The car and the shower are the last two sacred places to belt out a tune, but it’s reported that singing and driving can be detrimental to your safety. Is the definition of distracted driving going too far? Who doesn’t belt out a tune or two while driving?
There are many moments in pop culture that demonstrate how music and driving have become enmeshed in each other. Mike Myers nails it in Wayne’s World when the crew takes a joy ride to Queen’s Bohemian Rhapsody! But we all know that this is a video production done in a safe environment. On the other hand, over at Spencer Productions, they take singing and driving to a whole new level. I hope that the crew at Spencer Productions have not really been driving and singing in this manner. But, without a disclaimer on the weekly song released, there are many young impressionable drivers out there that think this is real and may try to replicate this incredibly unsafe behavior.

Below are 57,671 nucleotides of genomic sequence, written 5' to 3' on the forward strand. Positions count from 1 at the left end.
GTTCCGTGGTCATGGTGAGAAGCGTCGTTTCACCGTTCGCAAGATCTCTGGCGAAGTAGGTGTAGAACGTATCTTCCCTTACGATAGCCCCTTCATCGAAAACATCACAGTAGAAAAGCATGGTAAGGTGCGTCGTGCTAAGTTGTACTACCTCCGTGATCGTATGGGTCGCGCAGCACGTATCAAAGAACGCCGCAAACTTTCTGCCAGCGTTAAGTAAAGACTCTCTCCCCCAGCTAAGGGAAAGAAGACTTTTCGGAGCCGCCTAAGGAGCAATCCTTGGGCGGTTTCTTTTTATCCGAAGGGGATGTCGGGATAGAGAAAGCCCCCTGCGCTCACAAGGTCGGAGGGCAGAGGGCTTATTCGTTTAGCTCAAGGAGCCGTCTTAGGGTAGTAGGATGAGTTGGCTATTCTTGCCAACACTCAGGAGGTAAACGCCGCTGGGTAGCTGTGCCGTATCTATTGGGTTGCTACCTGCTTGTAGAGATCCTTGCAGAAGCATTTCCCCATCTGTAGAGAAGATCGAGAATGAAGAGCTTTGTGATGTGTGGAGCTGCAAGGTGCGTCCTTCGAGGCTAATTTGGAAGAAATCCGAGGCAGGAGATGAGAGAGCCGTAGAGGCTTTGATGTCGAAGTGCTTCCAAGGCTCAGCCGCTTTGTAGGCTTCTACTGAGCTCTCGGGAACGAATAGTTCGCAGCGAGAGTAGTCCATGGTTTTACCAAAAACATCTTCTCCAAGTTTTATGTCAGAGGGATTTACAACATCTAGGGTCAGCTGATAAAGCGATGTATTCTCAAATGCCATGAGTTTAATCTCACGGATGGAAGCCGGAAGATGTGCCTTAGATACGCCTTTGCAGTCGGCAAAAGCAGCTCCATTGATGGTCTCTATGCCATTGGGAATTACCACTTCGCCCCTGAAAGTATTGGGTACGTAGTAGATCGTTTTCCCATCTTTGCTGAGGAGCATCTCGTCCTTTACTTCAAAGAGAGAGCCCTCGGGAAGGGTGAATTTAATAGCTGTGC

Christina Rudin-Brown, a Canadian researcher and author, recently presented a study on the ways that music is linked to driver distraction at the International Conference on Traffic & Transport Psychology in the Netherlands.
The study found that singing while driving impairs people’s abilities behind the wheel and decreases hazard awareness. The study, to be published in a future issue of the journal Accident Analysis and Prevention stated:
“singing participants drove slower (not a bad thing), maintained less consistent speed levels, and took longer to react to potential hazards. The upside is that singing drivers were able to keep better lane control.
It is reported that two of the three study authors belong to amateur singing groups, so I would like to know: have they stopped singing and driving? Rudin-Brown has probably summed it up the best, “drivers should keep their eyes, and mind, on the road at all times.”